Case examples

 

 

     Dr. Lorna S., a family therapist, provided counseling to Janice and Bob P.  They were parents of 8-year-old twins and sought counseling to help them address chronic conflict in their relationship.  After nearly a year of on-again, off-again counseling, the couple decided to divorce.  Ms. P. was adamant that Mr. P. was emotionally unfit to parent their children.  Ms. P. alleged that Mr. P. was in denial about his alcohol abuse and was a neglectful and emotionally abusive parent.  Ms. P.’s lawyer subpoenaed Dr. S. and her records in an effort to produce evidence of Mr. P.’s emotional and psychological impairment.  Dr. S. felt uncomfortable because she was being forced to testify “for” one client and “against” the other.  

 

     Dr. Gary L. was a professor in a graduate program in social work.  He also served on the state parole board and several days per month conducted hearings for inmates eligible for parole. One hearing Dr. L. conducted was for an inmate who was serving a 7-year sentence for drug possession and sales.  Dr. L. and his colleagues voted to parole the inmate, a college graduate who had been an enthusiastic and earnest participant in the prison’s substance abuse treatment program. One year after the inmate’s parole, Dr. L. was surprised to find the man enrolled as a student in one of Dr. L.’s courses.  The former inmate told Dr. L., with pride, that he was now working in the substance abuse treatment field and was enrolled as a part-time graduate student in the social work program in which Dr. L. taught.  Because the former inmate was still on parole – and was technically under Dr. L.’s authority during this period – Dr. L. was uncomfortable having the student in his class.  Dr. L. talked with the student about transferring to another section of the course in order to avoid the dual relationship and potential conflict of interest.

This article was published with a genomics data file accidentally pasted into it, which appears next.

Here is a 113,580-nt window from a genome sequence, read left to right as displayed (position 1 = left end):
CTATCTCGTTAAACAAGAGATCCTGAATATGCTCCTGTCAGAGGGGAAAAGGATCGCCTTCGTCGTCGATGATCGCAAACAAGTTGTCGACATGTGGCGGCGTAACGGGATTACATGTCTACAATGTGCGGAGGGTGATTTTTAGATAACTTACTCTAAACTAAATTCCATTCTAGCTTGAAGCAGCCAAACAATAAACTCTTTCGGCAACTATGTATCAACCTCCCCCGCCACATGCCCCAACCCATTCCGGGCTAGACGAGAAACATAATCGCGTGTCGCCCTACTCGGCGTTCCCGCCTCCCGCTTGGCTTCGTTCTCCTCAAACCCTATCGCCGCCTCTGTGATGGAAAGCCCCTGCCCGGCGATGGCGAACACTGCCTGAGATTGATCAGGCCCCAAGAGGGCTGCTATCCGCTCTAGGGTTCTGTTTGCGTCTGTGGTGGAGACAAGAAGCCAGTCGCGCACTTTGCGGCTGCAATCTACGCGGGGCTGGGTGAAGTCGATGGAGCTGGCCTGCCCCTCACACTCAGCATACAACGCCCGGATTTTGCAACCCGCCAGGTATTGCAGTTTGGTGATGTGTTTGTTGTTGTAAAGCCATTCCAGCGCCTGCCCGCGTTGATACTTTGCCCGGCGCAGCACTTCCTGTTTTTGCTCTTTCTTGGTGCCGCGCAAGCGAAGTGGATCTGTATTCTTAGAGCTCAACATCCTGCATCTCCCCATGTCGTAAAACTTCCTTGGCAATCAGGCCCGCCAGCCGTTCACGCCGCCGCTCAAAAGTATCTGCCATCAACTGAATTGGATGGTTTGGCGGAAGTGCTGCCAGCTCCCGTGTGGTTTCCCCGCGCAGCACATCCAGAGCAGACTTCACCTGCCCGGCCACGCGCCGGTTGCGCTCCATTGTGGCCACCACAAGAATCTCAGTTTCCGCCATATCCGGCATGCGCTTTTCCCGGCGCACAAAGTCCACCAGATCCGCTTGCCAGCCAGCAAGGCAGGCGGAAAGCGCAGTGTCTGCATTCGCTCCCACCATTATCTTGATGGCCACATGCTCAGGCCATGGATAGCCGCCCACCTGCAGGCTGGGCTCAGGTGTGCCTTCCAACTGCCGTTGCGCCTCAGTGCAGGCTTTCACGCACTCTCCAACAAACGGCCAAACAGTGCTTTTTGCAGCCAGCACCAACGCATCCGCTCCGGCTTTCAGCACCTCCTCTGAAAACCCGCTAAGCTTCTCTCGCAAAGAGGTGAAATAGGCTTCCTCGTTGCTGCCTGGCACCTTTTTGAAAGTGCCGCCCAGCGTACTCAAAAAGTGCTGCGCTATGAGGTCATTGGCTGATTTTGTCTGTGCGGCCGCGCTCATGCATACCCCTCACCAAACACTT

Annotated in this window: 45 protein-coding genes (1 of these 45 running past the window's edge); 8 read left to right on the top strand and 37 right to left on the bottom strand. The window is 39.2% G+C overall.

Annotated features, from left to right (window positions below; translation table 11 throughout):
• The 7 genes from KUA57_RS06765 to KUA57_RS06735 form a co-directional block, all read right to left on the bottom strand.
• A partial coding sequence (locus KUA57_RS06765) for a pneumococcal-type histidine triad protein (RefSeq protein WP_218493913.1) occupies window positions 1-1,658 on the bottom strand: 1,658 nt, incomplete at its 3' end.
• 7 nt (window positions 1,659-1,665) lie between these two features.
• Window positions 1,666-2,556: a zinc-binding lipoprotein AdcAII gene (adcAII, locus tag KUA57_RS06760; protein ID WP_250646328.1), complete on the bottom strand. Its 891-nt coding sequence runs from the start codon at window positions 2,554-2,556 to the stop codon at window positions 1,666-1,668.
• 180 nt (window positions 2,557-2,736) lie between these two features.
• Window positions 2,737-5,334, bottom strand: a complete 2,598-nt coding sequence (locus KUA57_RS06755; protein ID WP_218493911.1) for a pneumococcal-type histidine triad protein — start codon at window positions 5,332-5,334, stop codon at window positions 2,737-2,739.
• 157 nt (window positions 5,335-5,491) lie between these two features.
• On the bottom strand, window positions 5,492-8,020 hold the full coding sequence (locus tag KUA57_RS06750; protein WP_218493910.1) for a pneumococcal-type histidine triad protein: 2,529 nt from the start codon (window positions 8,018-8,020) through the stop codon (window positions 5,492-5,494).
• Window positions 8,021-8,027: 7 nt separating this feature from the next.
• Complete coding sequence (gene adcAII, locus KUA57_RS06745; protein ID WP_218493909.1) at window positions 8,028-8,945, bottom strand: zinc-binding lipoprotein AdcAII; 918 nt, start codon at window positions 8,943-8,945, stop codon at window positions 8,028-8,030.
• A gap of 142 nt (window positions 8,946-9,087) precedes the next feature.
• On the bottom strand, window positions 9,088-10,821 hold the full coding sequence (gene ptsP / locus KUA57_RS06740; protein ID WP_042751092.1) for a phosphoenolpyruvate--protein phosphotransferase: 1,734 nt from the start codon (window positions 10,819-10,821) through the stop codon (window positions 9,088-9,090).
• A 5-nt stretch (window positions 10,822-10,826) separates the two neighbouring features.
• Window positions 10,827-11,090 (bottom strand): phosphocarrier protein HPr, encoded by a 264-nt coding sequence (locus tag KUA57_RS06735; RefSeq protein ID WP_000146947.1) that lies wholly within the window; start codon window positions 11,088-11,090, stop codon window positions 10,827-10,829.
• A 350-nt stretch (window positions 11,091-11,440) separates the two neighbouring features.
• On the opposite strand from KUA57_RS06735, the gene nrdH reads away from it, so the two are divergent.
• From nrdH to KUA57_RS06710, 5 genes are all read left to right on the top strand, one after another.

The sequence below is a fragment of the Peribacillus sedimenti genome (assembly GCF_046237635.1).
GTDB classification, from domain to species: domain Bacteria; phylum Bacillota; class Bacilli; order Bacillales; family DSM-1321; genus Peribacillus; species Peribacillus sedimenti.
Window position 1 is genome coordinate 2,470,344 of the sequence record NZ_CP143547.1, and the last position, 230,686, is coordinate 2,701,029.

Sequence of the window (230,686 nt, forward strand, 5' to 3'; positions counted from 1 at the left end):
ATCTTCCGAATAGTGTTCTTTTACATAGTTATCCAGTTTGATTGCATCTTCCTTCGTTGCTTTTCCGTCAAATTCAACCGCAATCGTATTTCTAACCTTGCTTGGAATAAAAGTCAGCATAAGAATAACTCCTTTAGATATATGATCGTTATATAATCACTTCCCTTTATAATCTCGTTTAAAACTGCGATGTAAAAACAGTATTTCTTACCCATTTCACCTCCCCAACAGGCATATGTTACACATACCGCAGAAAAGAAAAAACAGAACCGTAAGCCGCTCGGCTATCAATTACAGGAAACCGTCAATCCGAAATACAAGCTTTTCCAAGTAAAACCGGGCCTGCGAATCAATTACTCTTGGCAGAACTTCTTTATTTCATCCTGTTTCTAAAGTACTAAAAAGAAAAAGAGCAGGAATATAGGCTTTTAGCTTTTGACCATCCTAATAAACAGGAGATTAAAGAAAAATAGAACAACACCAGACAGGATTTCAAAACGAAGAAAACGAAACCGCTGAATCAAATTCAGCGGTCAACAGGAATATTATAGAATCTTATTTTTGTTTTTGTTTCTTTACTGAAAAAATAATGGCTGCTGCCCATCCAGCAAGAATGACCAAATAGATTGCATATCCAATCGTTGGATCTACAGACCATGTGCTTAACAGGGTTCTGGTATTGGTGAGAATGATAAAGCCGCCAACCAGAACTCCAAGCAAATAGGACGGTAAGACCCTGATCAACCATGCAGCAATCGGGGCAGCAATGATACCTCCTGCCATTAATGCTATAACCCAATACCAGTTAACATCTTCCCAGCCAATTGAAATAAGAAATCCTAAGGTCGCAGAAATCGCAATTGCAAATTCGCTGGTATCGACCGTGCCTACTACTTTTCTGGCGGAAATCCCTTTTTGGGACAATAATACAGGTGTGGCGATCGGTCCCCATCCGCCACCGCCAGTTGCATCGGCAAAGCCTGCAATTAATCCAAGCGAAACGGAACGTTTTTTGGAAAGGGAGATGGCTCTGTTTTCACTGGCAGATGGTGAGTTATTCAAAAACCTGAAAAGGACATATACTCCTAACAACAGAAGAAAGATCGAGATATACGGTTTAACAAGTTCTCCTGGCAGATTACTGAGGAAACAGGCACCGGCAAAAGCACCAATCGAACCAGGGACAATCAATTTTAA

Brenda V. was a counselor who provided services primarily to women struggling with domestic violence issues.  One of Ms. V.’s clients sought counseling to help her cope with the end of her lesbian relationship.  The therapy was very helpful to the client and they terminated the counseling relationship.  Nearly six months later, Ms. V., also a lesbian, began dating a woman she met at a neighborhood party.  Several months into the new relationship, Ms. V. discovered that her new partner was the woman with whom Ms. V.’s former client had been involved.  Ms. V. was unsure about how her former client might feel about Ms. V. becoming involved in a relationship with the former client’s former partner.  Ms. V. was also unsure about whether to reach out to her former client to discuss the awkward situation.